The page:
Why are dead bodies embalmed?

Dear Cecil:

Why are dead bodies embalmed? It seems like a lot of trouble for a sack of dead meat that will shortly be dropped into the ground, or even cremated. If the concern is sanitary, why not simply use refrigeration? I suspect most of what undertakers do is geared toward separating grieving relatives from large amounts of the deceased's estate, rather than hygienic and compassionate corpse disposal.

Cecil replies:

Cecil replies:

Jessica Mitford tackled this one in her classic muckraking book The American Way of Death (1963). She came to basically the same conclusion you did: morticians embalm bodies because they can charge money for it. That’s not to say embalming is completely pointless; it preserves the body for viewing. What frosted Mitford was that morticians used to embalm bodies even if they weren’t viewed, on the excuse that the law required it. Not so, but you can see what got morticians started thinking otherwise. In the latter nineteenth century doctors and others in the then-emerging field of public health concluded that urban cemeteries were a major cause of epidemics. A movement began to relocate cemeteries to outlying areas and somewhere along the line the related idea took root that embalming helped prevent disease. It does, we know today, but only in bodies not yet interred. If all you want to do is return Aunt Millie to the biomass without putting her on display first, you’re within your rights to refuse embalming. Dunno about Millie, but I’d rather my friends got pickled toasting my memory than waste the money pickling me.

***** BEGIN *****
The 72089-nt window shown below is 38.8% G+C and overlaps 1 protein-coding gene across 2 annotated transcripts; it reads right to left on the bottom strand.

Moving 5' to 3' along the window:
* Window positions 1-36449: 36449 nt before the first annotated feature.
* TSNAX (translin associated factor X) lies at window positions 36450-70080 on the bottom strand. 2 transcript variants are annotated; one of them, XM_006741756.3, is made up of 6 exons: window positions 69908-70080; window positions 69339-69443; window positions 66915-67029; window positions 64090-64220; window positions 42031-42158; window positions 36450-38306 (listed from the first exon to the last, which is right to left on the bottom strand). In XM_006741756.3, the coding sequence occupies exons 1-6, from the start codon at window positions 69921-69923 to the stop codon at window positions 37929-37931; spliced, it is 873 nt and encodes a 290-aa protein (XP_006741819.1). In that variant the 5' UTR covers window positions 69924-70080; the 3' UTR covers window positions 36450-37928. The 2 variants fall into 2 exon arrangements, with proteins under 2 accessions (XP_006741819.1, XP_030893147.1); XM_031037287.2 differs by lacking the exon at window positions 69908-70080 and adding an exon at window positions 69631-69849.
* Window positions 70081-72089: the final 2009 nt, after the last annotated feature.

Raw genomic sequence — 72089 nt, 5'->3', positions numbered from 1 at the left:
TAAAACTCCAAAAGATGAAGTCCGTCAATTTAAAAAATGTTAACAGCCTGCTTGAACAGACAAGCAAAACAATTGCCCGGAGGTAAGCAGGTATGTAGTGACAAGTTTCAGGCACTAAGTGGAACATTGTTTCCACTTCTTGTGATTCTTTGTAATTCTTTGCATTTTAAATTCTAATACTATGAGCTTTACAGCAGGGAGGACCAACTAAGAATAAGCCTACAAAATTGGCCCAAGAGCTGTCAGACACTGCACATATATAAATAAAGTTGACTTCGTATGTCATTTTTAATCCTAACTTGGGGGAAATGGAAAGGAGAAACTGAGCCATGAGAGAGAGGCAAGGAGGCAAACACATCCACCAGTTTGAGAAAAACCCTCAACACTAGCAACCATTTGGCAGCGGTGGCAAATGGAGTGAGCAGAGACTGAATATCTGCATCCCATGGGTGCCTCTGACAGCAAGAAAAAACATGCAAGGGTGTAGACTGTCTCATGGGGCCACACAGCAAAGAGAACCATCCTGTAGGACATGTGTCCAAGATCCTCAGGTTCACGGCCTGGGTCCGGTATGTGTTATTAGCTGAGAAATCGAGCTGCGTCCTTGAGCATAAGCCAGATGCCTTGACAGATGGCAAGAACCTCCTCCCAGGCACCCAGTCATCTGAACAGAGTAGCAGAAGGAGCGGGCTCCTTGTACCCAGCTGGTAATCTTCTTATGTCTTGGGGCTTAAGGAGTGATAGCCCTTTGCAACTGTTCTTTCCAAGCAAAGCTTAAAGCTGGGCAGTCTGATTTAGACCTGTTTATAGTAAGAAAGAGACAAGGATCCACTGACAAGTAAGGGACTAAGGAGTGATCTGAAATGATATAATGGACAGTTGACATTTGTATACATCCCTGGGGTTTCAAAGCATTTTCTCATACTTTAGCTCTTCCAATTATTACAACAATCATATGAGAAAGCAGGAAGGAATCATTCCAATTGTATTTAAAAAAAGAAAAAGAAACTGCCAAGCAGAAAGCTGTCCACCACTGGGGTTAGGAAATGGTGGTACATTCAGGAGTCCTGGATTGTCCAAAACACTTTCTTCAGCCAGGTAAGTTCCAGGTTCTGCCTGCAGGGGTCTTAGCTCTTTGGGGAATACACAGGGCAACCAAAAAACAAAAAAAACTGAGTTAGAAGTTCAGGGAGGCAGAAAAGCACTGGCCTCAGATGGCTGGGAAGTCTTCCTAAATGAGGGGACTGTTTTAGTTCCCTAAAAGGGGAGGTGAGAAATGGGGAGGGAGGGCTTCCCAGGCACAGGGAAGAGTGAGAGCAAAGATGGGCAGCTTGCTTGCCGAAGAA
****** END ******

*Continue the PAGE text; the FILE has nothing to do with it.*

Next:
Send questions to Cecil via cecil@straightdope.com.

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